• toxicology;
  • alkali;
  • burn;
  • stomach;
  • neutralization;
  • animal study


Objective: To evaluate the change in temperature of the gastric mucosa and lumen contents when a weak acid or water is used to manage acute alkali exposure.

Methods: A prospective in-vivo canine model was used in a university-based animal laboratory setting. Eighteen adult canines weighing 20–25 kg were placed under a surgical plane of anesthesia and a laparotomy was performed. A gastrotomy was then made after ligation of the distal esophagus and proximal duodenum. Separate mucosa and lumen temperature probes were placed. Then 25 mL of room-temperature (24–26°C) 50% sodium hydroxide (NaOH) was instilled in the gastric lumen. After 5 minutes, each canine was given treatment. Group 1 (n = 10) was treated with 75 mL of room-temperature orange juice. Group 2 (n = 8) was treated with 75 mL of room-temperature water. Continuous mucosa and lumen temperatures were observed and recorded at baseline and at specified intervals for 35 minutes after the alkali insult. Repeated-measures analysis of variance was used to evaluate the overall temperature profile. Signed-rank tests were used to compare the changes in temperature immediately following neutralization treatment.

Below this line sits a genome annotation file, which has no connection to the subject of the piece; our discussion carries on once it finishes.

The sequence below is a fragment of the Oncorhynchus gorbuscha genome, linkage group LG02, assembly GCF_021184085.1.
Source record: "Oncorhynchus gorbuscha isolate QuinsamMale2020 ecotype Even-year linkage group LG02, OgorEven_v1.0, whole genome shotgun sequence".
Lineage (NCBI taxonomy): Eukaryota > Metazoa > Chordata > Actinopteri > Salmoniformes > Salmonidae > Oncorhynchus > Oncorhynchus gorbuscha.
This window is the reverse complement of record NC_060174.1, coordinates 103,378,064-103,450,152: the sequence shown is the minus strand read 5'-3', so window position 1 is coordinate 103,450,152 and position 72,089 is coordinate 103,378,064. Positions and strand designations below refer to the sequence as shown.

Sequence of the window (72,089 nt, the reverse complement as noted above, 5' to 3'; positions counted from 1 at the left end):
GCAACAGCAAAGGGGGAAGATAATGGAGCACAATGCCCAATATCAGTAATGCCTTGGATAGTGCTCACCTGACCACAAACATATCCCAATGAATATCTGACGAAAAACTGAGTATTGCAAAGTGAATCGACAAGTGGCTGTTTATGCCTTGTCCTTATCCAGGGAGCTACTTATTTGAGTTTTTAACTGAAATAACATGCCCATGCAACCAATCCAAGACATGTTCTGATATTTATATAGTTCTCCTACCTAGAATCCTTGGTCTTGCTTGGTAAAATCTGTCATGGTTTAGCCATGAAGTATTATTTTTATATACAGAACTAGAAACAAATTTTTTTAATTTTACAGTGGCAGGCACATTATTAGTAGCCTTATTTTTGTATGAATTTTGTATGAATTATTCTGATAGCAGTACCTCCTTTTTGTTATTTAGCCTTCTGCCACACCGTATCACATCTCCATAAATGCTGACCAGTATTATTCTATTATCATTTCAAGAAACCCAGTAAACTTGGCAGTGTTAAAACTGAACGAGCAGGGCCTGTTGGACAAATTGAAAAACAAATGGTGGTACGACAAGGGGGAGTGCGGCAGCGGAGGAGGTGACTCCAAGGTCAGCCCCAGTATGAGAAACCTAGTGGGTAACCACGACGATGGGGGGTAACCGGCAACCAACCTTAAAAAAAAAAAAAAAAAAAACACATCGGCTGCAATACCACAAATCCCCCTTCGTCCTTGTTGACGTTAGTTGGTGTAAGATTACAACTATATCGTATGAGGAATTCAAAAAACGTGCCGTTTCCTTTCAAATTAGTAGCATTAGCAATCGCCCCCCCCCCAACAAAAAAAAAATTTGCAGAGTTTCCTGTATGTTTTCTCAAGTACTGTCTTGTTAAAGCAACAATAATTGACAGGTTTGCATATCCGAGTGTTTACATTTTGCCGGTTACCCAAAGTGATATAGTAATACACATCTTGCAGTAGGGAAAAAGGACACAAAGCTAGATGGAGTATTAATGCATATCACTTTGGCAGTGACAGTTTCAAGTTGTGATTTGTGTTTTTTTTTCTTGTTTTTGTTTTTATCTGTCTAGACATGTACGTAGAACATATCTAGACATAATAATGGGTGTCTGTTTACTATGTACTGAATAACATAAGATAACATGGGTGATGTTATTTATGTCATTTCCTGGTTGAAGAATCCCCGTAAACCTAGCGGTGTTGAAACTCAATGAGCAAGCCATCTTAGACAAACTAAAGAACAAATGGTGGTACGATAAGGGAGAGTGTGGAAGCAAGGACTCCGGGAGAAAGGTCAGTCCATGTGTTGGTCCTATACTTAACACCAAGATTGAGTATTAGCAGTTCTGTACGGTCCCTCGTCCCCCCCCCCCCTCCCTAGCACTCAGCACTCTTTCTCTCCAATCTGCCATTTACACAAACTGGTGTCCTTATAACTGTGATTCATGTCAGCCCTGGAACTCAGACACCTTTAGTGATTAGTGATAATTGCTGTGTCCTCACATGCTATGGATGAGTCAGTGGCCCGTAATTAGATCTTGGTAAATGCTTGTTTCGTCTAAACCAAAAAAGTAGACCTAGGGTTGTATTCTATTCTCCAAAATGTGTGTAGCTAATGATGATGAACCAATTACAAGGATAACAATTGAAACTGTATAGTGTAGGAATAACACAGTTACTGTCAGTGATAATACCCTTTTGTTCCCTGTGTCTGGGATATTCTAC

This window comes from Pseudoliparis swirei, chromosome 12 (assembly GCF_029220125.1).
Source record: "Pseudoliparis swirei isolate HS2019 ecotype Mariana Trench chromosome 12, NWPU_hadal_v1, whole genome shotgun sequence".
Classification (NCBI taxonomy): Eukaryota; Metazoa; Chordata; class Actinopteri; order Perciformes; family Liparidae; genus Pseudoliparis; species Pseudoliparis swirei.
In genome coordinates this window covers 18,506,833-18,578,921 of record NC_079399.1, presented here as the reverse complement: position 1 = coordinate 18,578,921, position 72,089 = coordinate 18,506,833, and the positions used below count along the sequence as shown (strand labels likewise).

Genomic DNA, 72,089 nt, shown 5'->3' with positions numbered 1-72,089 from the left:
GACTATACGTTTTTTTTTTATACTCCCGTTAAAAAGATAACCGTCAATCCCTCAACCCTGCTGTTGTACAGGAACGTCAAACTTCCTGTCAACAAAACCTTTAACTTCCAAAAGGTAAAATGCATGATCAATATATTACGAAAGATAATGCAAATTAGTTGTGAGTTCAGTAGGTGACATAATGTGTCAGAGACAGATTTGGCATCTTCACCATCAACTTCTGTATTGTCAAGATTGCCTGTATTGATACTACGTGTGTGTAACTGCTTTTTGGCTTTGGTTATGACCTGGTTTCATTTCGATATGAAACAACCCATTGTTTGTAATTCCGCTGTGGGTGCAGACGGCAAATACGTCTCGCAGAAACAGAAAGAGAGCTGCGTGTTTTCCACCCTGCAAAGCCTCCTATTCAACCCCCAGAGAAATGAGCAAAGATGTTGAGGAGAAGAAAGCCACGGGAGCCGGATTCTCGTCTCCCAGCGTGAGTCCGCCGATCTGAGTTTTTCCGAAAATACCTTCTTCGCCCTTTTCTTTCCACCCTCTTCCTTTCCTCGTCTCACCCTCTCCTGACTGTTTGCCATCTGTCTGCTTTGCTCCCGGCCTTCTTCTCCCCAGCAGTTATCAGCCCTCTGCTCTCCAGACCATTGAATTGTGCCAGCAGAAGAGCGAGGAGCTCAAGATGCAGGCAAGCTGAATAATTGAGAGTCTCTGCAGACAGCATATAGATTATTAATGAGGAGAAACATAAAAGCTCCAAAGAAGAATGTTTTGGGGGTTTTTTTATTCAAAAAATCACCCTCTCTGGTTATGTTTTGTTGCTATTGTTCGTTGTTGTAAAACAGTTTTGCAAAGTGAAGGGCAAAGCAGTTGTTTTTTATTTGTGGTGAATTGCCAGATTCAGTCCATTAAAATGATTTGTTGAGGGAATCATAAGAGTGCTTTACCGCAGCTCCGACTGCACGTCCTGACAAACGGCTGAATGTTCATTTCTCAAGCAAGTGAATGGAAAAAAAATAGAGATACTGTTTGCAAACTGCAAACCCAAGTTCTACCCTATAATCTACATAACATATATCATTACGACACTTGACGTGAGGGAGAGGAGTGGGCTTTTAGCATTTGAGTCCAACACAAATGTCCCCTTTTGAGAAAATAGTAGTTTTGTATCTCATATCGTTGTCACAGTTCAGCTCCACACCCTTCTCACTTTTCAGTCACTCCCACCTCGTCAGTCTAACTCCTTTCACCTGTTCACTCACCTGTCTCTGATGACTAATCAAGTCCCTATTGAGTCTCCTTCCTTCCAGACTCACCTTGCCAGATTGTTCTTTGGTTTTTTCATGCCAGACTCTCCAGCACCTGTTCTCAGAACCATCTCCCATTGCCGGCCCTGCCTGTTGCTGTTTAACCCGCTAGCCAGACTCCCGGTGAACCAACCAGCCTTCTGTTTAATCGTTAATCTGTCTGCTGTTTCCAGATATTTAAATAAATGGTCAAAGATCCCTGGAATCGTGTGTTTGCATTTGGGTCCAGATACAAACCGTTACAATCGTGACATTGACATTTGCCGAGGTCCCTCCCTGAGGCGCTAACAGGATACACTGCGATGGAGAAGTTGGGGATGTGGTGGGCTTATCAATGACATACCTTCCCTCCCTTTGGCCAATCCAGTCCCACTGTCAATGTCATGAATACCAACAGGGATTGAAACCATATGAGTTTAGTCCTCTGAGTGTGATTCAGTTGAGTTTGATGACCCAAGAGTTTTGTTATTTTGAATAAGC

Results: Significant temperature decreases of 1.1°C and 2.1°C were observed for both mucosa (p = 0.002) and lumen (p < 0.001) temperatures, respectively, following neutralization therapy with room-temperature orange juice. In the group treated with room-temperature water, significant temperature decreases of 2.1°C for mucosa (p = 0.01) and 2.4°C for lumen (p = 0.01) were observed. Posttreatment temperatures did not exceed baseline for the entire observation period.

Conclusion: Neutralization therapy with room-temperature orange juice or water dilution for acute gastric injuries by liquid alkali does not cause a rise in mucosal or intraluminal temperatures in an in-vivo canine model.